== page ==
Martha Lorin: Come Walk with Me

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Chicago's Southport label has brought different groupings of instrumentalists into the recording studio to back Martha Lorin for her second album. Only superb pianist Mike Black appears on all the cuts with Lorin. To Ms Lorin and Southport's credit, they avoid the temptation of limiting the musical agenda to the usual standards by offering songs that are not recorded that often.

But it is the way the musicians are mixed that makes for an intriguing, unusual event. On "You've Got a Friend" and "The Island," Leon Joyce's snare shares accompanist duties with Black resulting in a stark, slimmed down rendition of these two tunes. The dean of Chicago tenor saxophone players (although Eddie Johnson fans may disagree), Von Freeman, shows up on two tracks playing especially soulfully on "Carefully Taught" from South Pacific. Another staple of the Chicago jazz scene, violinist Johnny Frigo, lends his swinging fiddle to a fine arrangement of "Let's Face the Music and Dance" and well to "Detour ahead" for which he shares composer credit. Once again Leon Joyce's rat-a-tat snares are prominent in setting the pace. However, it's the opening cut which provides the clue that this album may not be the usual run of the mill release. "Close Your Eyes" is kicked off with as a tango by Black with William Blount's clarinet taking the melody providing a seductive lead in for Lorin. She keeps the tango beat going with strong support from Blount's playing in the clarinet's middle register. A very attractive performance, indeed. "On Green Dolphin Street" offers still another interesting assortment of instruments. With Black's piano continuing to be the constant, Fareed Haque's guitar provides the lead in for Lorin's vocal followed by an athletic Von Freeman tenor solo and he stays around to play behind Lorin for the last chorus. The arrangement of the Johnny Mandel/Alan and Marilyn Bergman tune "Cinnamon and Clove" centers on a Caribbean beat played against Johnny Frigo's straight ahead jazz violin. Lorin's own "Low Down Blues," which she wrote with pianist Frank Collett, is the best of her two compositions and highlights some excellent bass work by Larry Gray.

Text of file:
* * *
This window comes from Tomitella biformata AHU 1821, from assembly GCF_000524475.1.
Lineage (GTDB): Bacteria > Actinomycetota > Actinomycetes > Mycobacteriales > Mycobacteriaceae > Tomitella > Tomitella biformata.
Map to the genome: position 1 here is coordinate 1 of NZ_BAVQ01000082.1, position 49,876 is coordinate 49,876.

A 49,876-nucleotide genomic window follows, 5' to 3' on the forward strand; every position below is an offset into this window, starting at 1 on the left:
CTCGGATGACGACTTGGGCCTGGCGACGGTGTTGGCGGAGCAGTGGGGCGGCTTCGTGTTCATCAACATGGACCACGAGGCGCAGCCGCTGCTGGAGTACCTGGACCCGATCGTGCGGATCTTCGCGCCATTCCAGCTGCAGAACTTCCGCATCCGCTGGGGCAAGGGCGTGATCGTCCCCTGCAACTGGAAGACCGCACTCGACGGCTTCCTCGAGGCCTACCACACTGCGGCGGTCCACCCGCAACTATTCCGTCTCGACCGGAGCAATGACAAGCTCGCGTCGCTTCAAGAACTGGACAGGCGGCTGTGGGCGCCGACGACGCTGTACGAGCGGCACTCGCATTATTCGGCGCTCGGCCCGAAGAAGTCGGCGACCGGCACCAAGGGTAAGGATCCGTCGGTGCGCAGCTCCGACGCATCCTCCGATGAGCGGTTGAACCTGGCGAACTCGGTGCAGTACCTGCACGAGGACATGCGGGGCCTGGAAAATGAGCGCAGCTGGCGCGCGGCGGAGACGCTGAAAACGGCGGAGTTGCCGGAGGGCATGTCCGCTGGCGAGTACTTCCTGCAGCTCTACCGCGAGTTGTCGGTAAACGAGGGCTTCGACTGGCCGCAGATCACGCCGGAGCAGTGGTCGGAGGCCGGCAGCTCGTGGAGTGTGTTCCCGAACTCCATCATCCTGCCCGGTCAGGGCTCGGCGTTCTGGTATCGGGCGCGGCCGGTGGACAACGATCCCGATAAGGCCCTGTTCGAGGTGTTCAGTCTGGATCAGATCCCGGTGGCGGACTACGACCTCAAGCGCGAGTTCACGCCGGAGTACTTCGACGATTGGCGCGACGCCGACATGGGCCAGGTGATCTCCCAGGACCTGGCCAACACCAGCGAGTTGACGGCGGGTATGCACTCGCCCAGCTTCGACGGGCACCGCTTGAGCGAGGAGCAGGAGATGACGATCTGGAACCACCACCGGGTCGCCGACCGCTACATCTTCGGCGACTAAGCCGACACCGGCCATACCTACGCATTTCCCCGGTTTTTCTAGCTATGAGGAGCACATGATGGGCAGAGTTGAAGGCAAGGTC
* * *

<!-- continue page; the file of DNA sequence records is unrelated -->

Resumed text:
But nowhere is Lorin's ability to create a story—with pictures— brought to life than on the album's coda, "Lush Life." With William Blount's brooding clarinet as background, Lorin delivers a stunning interpretation of Billy Strayhorn's difficult to sing tale of depression and woe. Although not a threat to replace the Johnny Hartman/John Coltrane Quartet version as the classic interpretation, Lorin's work does not suffer by comparison. Good work all around on this album which offers a generous 71 minutes of music.

Tracks:Close Your Eyes; Come Walk with Me; Carefully Taught; Let's Face the Music and Dance; The Island; You've Got a Friend; On Green Dolphin Street; Rain Song; Detour Ahead; Just A Sittin' and A Rockin'; Every Time We Say Goodbye; Low down Blues; Cinnamon and Clove; Lush Life Intro; Lush Life

Personnel: Martha Lorin, Joanie Pallatto - Vocals; Miles Black - Piano; William Blount - Clarinet; Eddie de Haas - Bass; Larry Gray - Bass/Cello; Von Freeman - Tenor Saxophone; Johnny Frigo - Violin; Fareed Haque, Dave Onderdonk - Guitar; Leon Joyce - Drums; Mark Walker - Drums/Percussion

Record Label: Southport Records

Style: Straight-ahead/Mainstream


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